I won't go on with stories, as it would end up as long as War and Peace, or the Lord of the Rings!

What does microchipping your pet involve?

If you are new to our practice, then your hand will get weak from the forms you need to fill out, because you will need to fill out
Form 1 - new client form
Form 2- NSW Companion Animal Register Identification form (which is for NSW only)

And.... in accordance with our AVA Microchip Accreditation status (and because we believe in pet recovery first and foremost),

Form 3 - we also place all microchipped pet information onto the National Pet Register.

We are only one of two veterinary hospitals in the Illawarra who are AVA Microchip Accredited, which was a surprise to me when I looked it up.  We have been AVA accredited since the scheme began (after the introduction of the Companion Animals Act in NSW (1998). And we maintain this accreditation through our determination to offer a veterinary grade accredited microchip service at a competitive price.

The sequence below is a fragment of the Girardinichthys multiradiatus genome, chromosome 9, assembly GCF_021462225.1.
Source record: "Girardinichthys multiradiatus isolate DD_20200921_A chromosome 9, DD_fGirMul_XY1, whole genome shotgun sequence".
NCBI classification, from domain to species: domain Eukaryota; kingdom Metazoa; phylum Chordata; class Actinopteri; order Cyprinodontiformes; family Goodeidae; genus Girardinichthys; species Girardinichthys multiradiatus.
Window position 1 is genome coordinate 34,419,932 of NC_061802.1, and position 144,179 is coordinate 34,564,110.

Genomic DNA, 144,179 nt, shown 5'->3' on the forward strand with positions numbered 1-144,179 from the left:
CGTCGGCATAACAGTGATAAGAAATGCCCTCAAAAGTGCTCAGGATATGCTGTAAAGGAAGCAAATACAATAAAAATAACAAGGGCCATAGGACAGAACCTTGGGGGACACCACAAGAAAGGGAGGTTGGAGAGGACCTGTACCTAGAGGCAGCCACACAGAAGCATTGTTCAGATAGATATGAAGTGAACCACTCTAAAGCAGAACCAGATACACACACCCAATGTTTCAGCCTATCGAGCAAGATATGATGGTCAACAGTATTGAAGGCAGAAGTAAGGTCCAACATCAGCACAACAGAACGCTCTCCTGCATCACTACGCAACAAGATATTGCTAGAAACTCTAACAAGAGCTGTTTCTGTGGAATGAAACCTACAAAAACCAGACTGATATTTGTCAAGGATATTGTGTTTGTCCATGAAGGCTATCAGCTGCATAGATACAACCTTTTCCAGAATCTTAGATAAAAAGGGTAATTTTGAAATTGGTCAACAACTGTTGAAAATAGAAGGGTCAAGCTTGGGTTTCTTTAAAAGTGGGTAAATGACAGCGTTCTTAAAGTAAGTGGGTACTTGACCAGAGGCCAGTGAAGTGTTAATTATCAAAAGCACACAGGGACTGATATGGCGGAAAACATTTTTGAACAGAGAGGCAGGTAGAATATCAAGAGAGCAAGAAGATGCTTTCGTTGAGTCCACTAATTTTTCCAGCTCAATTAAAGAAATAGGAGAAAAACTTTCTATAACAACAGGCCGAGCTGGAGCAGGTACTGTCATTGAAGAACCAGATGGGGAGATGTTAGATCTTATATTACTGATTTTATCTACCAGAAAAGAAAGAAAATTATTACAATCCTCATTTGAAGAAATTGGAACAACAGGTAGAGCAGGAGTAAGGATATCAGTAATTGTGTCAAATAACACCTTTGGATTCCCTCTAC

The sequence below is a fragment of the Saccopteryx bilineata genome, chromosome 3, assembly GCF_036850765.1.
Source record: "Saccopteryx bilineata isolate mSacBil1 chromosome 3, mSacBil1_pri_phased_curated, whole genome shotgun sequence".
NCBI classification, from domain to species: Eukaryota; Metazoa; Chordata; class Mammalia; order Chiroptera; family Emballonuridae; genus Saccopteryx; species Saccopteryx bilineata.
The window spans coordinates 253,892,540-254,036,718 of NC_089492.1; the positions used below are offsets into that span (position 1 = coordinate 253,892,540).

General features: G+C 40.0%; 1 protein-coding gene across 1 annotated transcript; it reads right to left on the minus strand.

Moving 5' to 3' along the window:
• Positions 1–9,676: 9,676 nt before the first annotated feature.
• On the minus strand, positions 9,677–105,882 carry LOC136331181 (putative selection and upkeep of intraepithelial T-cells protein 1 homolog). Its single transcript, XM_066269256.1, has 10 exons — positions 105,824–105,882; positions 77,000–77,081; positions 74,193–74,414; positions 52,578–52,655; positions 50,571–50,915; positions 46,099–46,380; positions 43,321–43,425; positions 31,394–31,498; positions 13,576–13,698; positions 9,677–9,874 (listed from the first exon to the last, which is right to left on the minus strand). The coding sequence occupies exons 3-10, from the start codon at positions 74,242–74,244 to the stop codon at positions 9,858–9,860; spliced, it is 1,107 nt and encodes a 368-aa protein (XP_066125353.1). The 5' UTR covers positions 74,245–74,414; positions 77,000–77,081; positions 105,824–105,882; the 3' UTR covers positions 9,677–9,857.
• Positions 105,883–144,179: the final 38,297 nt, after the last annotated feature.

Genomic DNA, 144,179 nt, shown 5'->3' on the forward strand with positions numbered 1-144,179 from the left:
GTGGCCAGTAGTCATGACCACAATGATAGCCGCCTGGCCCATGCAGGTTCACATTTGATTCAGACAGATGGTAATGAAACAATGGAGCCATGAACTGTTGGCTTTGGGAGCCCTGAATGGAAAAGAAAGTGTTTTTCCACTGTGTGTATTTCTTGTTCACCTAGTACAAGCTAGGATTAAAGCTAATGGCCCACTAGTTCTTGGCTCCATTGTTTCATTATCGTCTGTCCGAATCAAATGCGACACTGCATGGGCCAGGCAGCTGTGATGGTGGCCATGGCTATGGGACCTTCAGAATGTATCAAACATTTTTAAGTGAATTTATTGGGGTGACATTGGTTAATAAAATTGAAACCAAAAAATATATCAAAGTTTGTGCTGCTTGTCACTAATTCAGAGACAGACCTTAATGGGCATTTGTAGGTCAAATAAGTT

The actual implanting of the microchip is quick, easy, short - and your pet is usually filled with liver jerky to make the "big needle" that everyone talks about, easier to take.  It really is not a big deal at all where your pet is concerned.

I am Dr Liz, and we love helping animals get back home.  We have a facebook page dedicated to reuniting pets, and we spend many hours weekly dealing with stray pets and getting them home.  Please do the right thing, and have your pet microchipped, and then have that chip checked every year at your pets next  vet visit.

If you need more information, if you have lost or found a pet, do not hesitate to contact us on 02 42845988.

If you have a smart phone, you can download the Pocketvet app - it also has a lost and found pet feature - which means if you have lost a pet, it will send an alert out to all fellow Pocketvet app in our area. Click here for the links to Pocketvet